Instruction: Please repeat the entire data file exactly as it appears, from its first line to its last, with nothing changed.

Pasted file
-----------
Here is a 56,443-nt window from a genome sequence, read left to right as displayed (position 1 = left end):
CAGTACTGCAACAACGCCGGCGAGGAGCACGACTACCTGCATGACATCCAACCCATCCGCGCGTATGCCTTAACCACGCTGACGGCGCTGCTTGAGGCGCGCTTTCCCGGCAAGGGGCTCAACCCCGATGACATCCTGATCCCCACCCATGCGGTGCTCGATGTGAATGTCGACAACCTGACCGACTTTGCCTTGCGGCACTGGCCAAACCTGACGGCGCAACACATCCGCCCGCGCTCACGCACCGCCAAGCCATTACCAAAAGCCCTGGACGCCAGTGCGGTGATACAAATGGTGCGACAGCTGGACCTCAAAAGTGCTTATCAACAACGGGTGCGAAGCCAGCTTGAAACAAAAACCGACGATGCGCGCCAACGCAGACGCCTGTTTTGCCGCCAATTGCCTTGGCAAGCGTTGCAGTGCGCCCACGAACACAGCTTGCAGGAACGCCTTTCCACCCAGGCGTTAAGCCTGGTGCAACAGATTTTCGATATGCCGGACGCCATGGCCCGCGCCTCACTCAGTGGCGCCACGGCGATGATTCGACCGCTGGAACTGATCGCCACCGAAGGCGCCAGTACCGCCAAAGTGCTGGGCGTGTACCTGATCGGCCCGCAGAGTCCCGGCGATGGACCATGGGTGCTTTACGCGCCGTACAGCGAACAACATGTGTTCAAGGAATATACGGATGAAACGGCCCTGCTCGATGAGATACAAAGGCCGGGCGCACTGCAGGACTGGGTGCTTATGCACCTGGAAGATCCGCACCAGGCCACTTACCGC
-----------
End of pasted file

Here is a 56,443-nt window from a genome sequence, read left to right as displayed (position 1 = left end):
CAGTACTGCAACAACGCCGGCGAGGAGCACGACTACCTGCATGACATCCAACCCATCCGCGCGTATGCCTTAACCACGCTGACGGCGCTGCTTGAGGCGCGCTTTCCCGGCAAGGGGCTCAACCCCGATGACATCCTGATCCCCACCCATGCGGTGCTCGATGTGAATGTCGACAACCTGACCGACTTTGCCTTGCGGCACTGGCCAAACCTGACGGCGCAACACATCCGCCCGCGCTCACGCACCGCCAAGCCATTACCAAAAGCCCTGGACGCCAGTGCGGTGATACAAATGGTGCGACAGCTGGACCTCAAAAGTGCTTATCAACAACGGGTGCGAAGCCAGCTTGAAACAAAAACCGACGATGCGCGCCAACGCAGACGCCTGTTTTGCCGCCAATTGCCTTGGCAAGCGTTGCAGTGCGCCCACGAACACAGCTTGCAGGAACGCCTTTCCACCCAGGCGTTAAGCCTGGTGCAACAGATTTTCGATATGCCGGACGCCATGGCCCGCGCCTCACTCAGTGGCGCCACGGCGATGATTCGACCGCTGGAACTGATCGCCACCGAAGGCGCCAGTACCGCCAAAGTGCTGGGCGTGTACCTGATCGGCCCGCAGAGTCCCGGCGATGGACCATGGGTGCTTTACGCGCCGTACAGCGAACAACATGTGTTCAAGGAATATACGGATGAAACGGCCCTGCTCGATGAGATACAAAGGCCGGGCGCACTGCAGGACTGGGTGCTTATGCACCTGGAAGATCCGCACCAGGCCACTTACCGC